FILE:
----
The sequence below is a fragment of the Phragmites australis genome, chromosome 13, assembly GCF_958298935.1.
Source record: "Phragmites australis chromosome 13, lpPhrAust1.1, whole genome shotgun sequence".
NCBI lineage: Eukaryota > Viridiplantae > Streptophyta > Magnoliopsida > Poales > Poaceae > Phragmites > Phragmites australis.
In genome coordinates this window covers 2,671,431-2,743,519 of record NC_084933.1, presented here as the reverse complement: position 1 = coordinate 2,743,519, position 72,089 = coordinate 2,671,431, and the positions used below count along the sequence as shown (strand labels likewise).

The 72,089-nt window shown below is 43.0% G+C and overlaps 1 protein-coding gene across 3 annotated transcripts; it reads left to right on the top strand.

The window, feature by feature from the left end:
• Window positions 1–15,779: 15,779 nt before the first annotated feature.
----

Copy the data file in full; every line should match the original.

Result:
The sequence below is a fragment of the Phragmites australis genome, chromosome 13, assembly GCF_958298935.1.
Source record: "Phragmites australis chromosome 13, lpPhrAust1.1, whole genome shotgun sequence".
NCBI lineage: Eukaryota > Viridiplantae > Streptophyta > Magnoliopsida > Poales > Poaceae > Phragmites > Phragmites australis.
In genome coordinates this window covers 2,671,431-2,743,519 of record NC_084933.1, presented here as the reverse complement: position 1 = coordinate 2,743,519, position 72,089 = coordinate 2,671,431, and the positions used below count along the sequence as shown (strand labels likewise).

The 72,089-nt window shown below is 43.0% G+C and overlaps 1 protein-coding gene across 3 annotated transcripts; it reads left to right on the top strand.

The window, feature by feature from the left end:
• Window positions 1–15,779: 15,779 nt before the first annotated feature.